Barrett explained that in its decision to prepare and submit its energy plan, New Haven faced a series of difficult circumstances. The town plan expired in March 2016, leaving New Haven without a town plan to make its wishes known in any Act 250 proceedings. The Act 174 rules are set up so that any energy plan submitted to the DPS for a determination of “energy compliance” and the resulting “substantial deference” must be part of a town plan. Energy plans can’t be submitted as a standalone to the DPS.
Moreover, New Haven wanted to have its town plan (complete with energy section) on the March 2017 town meeting ballot, to get as much voter engagement as possible, said Barrett.
Given these motivations for moving ahead, New Haven also had to contend with the lengthy and ever-shifting regulation process that follows any piece of state legislation. Once a law passes, there’s still a distance to be covered to set down the brass tacks. Thus New Haven developed its plan in the summer and fall of 2016, at the same time as a statewide committee hammered out the standards New Haven was trying to meet.
“It really was a process that was being rolled out and not everything was in sync yet, which created a problem for people,” said Behm. “New Haven wanted to be first out of the gate.”
In her 17-page, detailed analysis of why the DPS turned down New Haven, Commissioner Tierney not only praised the town for its efforts but demonstrated a willingness to hear many of New Haven’s main grievances.
Said Tierney: New Haven “articulates very compelling cause for concern about any future proposals for siting additional solar generation facilities in New Haven beyond ‘distributed generation that serves local residents with on-site electric use.’” She also assured the town that the Public Utilities Commission would keep “firmly in mind” the constraints on the “present distribution system” is making future decisions. Most of the electrical distribution lines in New Haven (as with much of Addison County) are now rated red for “poor,” because they are at or close to carrying capacity.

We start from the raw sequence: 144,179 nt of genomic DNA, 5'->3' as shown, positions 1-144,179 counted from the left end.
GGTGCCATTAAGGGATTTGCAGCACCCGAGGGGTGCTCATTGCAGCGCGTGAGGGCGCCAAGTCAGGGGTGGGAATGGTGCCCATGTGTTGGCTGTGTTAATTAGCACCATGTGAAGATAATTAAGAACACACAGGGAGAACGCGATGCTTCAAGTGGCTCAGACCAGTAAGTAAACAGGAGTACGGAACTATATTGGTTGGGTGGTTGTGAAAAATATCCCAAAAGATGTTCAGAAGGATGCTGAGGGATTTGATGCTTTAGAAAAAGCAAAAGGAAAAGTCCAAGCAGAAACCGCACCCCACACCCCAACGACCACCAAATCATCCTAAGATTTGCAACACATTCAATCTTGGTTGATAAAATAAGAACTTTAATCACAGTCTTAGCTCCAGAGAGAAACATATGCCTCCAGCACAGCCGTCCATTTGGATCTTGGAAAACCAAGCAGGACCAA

Tierney also observed that “New Haven has made a compelling point that the planning vision of Act 174 can be an awkward fit for some towns, such as one that generates more electricity than it consumes.”
Tierney gave detailed suggestions for how New Haven could meet the required standards and emphasized “that the department is fully committed to providing New Haven with expedited support and feedback to help the town obtain an affirmative determination for a revised plan.”
Tierney also criticized aspects of the new energy-compliance process itself, noting that the Act 174 process doesn’t allow her any “flexibility to make a conditional affirmative determination.”
She said such flexibility in making Section 4352 determinations would be desirable.
Tierney noted that as DPS commissioner she has no option but to accept or reject a plan.
And once an energy plan is rejected, a town can’t simply go back to the drawing board and demonstrate compliance in the deficient areas. Instead it must put the energy plan (and with it the town plan) back through each and every step of the town plan process itself.
For New Haven, the selectboard has already made policy recommendations covering two of the deficient areas, using the data and maps from the ACRPC. The selectboard will now pass the process along to the New Haven Planning Commission to address the other two deficiencies, Barrett said.
Once all four standards are properly addressed, the entire town plan must move through its series of hearings, and go back and forth from the planning commission to the selectboard to the planning commission, as laid out by state statute and be reapproved by the town before the energy plan can be resubmitted to the Department of Public Service.
“I think that the legislators really need to talk to the people in the trenches when they’re making new laws,” said Barrett. “And this is not just for the solar and the renewable and town plans and all that. They make the laws without regard to how it affects the people who have to enforce the laws or interpret the laws to set standards and regulations.
“They really need to do more talking. They didn’t talk to the towns … No one came to us — there were some people who went to them. It’s just backwards. It’s a top down instead of a bottom up, and that doesn’t feel right. That’s not the Vermont way.”
Reporter Gaen Murphree is at gaenm@addisonindepend